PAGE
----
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10 Easy Steps To Teaching Your Personal Training Clients About Nutrition – Part 3: Fat

As you read through this series, remember that the goal is to give you basics of a simple way to teach your personal training clients about nutrition – and it is not meant to be a complete primer or university equivalent of Nutrition 101!

This means that you feel free to put your own spin on the information if you want to add more for your class. For example, if you’re into more plant-based protein sources, tell your clients about hemp can and flax seeds, quinoa, nuts and rice protein. If you are more a paleo-type, introduce them to healthy beef jerky, lamb, or cold-water fish. You can also include discussions about omega-3 eggs, greek yogurt, whey protein and other dairy based sources.

Speaking of omega-3’s, this article is going to cover the essentials of fat!

As you know, fat has gotten a bad rap for most of this century, being blamed for everything from cardiovascular risk to obesity to chronic disease. In reality, fat is enormously important for health and performance, and contributes to hormone production, joint lubrication, cell membrane formation, and much more. The culprit for our calorically derived health issues is a lack of self-control and eating too much – not the presence of fat consumption, which has actually decreased as our diet related woes have increased (for more on this, see this article: )

The trick is to choose the fats that are actually healthy and can be readily utilized by the body as an energy source during exercise. Here are the fats too look for:

1) monounsaturated fats or “MUFA’s”, which can be found in an enormous range of foods, including (just name a few of these for your clients so you don’t “feed them through the firehose”):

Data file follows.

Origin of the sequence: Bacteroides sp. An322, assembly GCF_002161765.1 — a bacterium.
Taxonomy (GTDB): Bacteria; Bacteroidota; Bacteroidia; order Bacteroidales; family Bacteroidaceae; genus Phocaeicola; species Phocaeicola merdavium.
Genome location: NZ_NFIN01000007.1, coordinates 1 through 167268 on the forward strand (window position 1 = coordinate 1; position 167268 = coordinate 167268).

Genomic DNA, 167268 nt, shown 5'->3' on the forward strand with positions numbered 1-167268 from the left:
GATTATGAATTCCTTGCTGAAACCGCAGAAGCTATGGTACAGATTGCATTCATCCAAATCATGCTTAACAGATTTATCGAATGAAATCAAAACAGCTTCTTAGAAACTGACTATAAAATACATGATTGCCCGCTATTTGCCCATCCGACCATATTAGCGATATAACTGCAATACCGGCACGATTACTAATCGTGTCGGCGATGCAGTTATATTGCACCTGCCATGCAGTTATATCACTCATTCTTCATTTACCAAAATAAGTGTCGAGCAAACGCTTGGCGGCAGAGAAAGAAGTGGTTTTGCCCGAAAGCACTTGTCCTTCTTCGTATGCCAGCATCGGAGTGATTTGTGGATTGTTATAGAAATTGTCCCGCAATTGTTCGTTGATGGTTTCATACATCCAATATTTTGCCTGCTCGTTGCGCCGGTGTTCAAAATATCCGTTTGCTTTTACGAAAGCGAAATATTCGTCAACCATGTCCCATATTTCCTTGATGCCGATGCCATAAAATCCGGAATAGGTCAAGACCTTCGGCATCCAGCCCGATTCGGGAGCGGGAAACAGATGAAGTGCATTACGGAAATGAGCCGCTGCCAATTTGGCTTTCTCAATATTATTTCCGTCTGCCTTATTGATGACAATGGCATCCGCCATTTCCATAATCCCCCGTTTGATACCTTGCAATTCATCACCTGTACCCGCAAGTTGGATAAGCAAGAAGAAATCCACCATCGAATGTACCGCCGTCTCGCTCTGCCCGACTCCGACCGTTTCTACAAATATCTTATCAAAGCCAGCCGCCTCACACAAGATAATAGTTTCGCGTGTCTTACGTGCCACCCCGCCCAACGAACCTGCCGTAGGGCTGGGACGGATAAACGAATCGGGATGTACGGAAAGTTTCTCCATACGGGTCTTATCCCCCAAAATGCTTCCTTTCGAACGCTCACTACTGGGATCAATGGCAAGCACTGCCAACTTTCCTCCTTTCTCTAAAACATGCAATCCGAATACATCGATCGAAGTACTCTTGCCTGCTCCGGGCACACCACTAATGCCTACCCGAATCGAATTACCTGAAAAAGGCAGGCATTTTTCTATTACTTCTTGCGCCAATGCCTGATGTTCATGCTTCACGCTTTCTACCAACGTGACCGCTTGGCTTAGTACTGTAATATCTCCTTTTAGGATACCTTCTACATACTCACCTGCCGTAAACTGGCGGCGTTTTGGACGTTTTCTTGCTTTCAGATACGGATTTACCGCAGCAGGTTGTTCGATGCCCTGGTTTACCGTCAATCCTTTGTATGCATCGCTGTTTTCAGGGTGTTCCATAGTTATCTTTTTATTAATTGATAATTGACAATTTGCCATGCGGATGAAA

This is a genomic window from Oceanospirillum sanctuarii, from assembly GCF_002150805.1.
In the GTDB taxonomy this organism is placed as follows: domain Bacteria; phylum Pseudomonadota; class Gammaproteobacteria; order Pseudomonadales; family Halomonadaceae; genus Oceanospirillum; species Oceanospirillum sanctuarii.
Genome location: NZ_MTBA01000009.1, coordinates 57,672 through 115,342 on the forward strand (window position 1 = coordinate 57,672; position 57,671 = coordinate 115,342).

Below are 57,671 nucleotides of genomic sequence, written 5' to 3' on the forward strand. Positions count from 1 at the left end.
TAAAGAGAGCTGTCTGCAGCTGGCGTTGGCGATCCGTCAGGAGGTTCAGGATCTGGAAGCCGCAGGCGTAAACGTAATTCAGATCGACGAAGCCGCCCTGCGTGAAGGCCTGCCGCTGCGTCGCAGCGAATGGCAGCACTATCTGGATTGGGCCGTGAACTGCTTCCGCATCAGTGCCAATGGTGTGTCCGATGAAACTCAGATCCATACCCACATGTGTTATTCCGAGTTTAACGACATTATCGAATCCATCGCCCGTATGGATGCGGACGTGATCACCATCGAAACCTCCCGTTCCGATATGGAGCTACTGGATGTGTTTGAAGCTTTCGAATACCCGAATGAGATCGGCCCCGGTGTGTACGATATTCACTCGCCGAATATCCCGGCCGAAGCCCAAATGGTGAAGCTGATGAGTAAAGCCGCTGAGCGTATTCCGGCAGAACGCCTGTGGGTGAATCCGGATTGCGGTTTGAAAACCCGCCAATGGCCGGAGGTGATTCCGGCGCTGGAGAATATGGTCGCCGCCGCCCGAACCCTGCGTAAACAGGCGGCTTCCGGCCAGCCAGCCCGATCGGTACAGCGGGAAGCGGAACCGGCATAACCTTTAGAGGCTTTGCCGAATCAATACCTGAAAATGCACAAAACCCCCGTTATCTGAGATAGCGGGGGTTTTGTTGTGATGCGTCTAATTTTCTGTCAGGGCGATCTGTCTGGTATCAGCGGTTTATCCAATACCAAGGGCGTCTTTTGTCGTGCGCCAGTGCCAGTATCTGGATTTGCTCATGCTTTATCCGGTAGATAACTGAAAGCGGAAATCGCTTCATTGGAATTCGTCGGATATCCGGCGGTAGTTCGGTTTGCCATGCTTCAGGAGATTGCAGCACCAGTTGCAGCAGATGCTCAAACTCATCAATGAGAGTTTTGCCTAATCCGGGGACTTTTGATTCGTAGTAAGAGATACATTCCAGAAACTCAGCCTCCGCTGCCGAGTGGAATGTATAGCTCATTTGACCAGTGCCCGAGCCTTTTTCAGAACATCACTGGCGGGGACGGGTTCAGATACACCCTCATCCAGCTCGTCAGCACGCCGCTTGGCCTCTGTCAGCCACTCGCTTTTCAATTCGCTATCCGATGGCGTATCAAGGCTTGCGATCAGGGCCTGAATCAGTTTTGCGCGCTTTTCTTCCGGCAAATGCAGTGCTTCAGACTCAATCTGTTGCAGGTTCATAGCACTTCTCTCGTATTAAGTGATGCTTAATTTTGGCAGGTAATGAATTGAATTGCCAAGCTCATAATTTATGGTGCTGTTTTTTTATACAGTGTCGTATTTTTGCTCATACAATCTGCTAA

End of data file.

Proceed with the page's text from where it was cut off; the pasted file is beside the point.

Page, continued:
Wheat Germ Sunflower Seeds Italian Salad Dressing (Olive Oil + Balsamic) Oils: Poppyseed, Safflower, Grapeseed Sesame Seeds Almonds Walnut Filberts/Hazelnuts Salmon Sardine & Herring Oil Fortified Cereals Rice & Wheat Bran Macadamia Nuts Olives Cashews Natural Peanut Butter Poppyseeds Pumpkin Seeds Buckwheat Flour Lima Beans Brazil Nuts Wild Rice Pine Nuts Banana Chips Pecans Anchovies Flax Seed Oil Spirulina Seaweed Soybeans Prunes Pea Pods Leeks Shellfish Garbanzo Beans Chickpeas Avocado Guacamole

2) Medium Chain Triglycerides, or MCT’s, which are found in abundance in coconut foods, such as coconut milk and coconut oil; and 3) healthy saturated fats (in moderation), such as omega-3 eggs, unsalted butter and organic beef, bison or buffalo.

In addition to including the 3 sources above to form about 25-30% of your dietary intake, it is important to increase your ratio of healthy omega 3’s to omega 6’s by supplementing with a fish oil or flax seed oil capsule.

Prior to training sessions and workouts, fats, like proteins, should be tapered and reduced, and instead should be used within the main meals of the day, rather than being relied on as workout fuel. The only exception to this rule are medium chain triglycerides, which can be tolerated without gastrointestinal distress by some individuals, who can rely on them for long term sources of energy during multi-hour workouts.

To avoid weight gain, formation of free radicals, and other debilitating chronic issues, you should avoid the wrong types of fats, which are typically processed, preserved, chemically modified, or exposed to high pressures and temperatures during production. These fats include the following:

Trans Fats
French fries
Pastries, muffins, scones, biscotti
Soup mixes
Potato chips
Frozen foods
Packaged crackers and snacks
Most fast food
Peanut butter (non-stir)
Cream cheese

Polyunsaturated Fats
Corn based oils
Sunflower oil
Sesame oil
Soybean oil
Safflower oil
Canola oil

This is not to say that every now and again you grab a bag of soybean oil soaked vegetable chips from the health food store, or get a bowl of vegetable stir-fry sautéed in sesame oil, but these should be exceptions to the rule, and if these type of foods are staples in your diet, you’re doing yourself a health and performance disservice.

Finally, here’s a practical take-away tip: a typical day of healthy fat eating might include a tablespoon of almond butter and a couple fish oil capsules with breakfast, extra-virgin olive oil and avocadoes on a lunch salad, a handful of cashews in the afternoon, and a small filet of salmon with dinner. See how easy it is to eat fat and still eat healthy?

In part 4, we’ll be discussing water and hydration. Until then, have a healthy week and enjoy teaching your personal training clients more about nutrition!

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